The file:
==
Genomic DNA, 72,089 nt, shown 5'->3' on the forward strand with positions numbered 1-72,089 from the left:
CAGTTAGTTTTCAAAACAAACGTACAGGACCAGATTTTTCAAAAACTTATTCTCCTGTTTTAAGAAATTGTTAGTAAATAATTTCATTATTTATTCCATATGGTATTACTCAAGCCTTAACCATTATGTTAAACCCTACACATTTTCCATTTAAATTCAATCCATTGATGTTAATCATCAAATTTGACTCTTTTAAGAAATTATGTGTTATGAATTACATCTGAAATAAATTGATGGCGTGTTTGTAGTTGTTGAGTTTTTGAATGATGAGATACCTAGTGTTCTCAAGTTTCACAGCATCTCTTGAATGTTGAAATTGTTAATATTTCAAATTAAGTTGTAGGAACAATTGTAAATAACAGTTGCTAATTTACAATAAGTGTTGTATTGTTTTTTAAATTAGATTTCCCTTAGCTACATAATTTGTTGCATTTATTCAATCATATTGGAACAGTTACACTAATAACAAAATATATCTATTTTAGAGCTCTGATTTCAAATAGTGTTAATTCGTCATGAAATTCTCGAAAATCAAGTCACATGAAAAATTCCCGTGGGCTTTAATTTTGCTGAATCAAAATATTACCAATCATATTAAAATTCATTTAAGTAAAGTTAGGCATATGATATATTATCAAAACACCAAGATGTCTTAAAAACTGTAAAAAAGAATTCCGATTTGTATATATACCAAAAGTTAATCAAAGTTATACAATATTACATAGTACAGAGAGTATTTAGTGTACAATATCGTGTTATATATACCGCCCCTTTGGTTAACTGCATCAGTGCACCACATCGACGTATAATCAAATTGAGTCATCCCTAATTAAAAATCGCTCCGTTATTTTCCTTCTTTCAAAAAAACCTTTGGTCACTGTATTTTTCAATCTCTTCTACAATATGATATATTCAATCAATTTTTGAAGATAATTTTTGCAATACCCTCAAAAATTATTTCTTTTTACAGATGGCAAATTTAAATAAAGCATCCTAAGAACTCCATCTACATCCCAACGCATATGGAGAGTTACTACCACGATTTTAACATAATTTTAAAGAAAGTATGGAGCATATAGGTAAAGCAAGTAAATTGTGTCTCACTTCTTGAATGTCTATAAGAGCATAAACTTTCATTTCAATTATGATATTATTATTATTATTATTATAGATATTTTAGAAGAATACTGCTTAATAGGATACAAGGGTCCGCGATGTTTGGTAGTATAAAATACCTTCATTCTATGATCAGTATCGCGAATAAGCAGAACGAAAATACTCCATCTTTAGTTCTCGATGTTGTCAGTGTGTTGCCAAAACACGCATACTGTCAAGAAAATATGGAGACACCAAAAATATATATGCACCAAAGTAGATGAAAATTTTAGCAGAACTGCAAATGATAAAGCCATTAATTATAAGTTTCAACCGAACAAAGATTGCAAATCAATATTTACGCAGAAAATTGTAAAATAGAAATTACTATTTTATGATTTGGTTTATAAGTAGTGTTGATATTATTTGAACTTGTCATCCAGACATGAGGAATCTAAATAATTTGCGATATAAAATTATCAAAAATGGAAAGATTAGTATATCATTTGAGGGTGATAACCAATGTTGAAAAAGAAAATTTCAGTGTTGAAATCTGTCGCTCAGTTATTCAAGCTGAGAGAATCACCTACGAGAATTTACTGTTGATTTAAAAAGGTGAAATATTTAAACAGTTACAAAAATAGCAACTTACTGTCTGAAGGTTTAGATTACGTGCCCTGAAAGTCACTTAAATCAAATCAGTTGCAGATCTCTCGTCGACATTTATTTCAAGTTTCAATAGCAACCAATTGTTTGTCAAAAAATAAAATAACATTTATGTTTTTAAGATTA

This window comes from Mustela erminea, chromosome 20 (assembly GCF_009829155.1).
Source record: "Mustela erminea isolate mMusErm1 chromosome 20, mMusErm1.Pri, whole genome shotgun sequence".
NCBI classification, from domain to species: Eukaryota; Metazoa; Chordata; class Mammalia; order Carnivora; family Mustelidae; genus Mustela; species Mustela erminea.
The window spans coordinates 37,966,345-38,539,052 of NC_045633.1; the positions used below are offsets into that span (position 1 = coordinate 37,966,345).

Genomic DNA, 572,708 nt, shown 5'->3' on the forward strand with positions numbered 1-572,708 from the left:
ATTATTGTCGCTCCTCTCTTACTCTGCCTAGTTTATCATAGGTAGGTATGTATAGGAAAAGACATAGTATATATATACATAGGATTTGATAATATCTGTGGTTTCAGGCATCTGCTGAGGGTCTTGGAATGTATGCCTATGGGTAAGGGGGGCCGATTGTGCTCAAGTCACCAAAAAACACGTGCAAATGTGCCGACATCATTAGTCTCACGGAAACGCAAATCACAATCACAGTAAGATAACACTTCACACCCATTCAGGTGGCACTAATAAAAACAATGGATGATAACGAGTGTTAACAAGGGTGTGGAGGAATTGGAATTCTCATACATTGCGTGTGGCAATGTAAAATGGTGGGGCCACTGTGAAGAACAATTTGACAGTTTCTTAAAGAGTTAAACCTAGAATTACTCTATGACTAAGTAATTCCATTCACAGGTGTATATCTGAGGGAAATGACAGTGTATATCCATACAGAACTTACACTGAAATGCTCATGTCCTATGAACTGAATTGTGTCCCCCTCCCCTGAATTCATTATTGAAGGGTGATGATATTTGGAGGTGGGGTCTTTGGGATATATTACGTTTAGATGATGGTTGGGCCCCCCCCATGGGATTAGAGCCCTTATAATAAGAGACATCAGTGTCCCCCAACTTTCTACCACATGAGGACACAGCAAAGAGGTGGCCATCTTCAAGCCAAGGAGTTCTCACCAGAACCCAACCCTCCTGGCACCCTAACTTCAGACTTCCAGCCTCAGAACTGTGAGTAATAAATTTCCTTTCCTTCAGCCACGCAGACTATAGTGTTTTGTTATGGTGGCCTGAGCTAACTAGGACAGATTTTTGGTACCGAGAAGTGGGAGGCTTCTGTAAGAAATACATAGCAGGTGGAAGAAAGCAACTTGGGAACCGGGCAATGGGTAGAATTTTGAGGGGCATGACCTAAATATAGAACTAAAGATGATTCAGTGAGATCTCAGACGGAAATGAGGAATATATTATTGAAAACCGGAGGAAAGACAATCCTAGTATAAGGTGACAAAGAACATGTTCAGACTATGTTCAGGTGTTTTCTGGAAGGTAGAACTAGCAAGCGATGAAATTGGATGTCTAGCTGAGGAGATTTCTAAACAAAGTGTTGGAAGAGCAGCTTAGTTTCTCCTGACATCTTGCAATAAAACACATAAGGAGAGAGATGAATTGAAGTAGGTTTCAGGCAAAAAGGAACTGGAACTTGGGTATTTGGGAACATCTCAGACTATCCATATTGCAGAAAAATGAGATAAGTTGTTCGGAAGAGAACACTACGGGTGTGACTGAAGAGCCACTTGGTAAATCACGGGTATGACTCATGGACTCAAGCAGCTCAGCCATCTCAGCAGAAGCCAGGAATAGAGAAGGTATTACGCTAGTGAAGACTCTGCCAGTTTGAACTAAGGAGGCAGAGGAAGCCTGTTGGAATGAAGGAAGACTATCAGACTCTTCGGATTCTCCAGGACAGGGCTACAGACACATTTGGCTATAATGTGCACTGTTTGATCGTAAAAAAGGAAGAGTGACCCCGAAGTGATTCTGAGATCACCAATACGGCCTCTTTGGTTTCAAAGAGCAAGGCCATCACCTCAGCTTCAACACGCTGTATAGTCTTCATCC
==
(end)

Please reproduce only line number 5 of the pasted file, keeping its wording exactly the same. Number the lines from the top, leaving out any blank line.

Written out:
NCBI classification, from domain to species: Eukaryota; Metazoa; Chordata; class Mammalia; order Carnivora; family Mustelidae; genus Mustela; species Mustela erminea.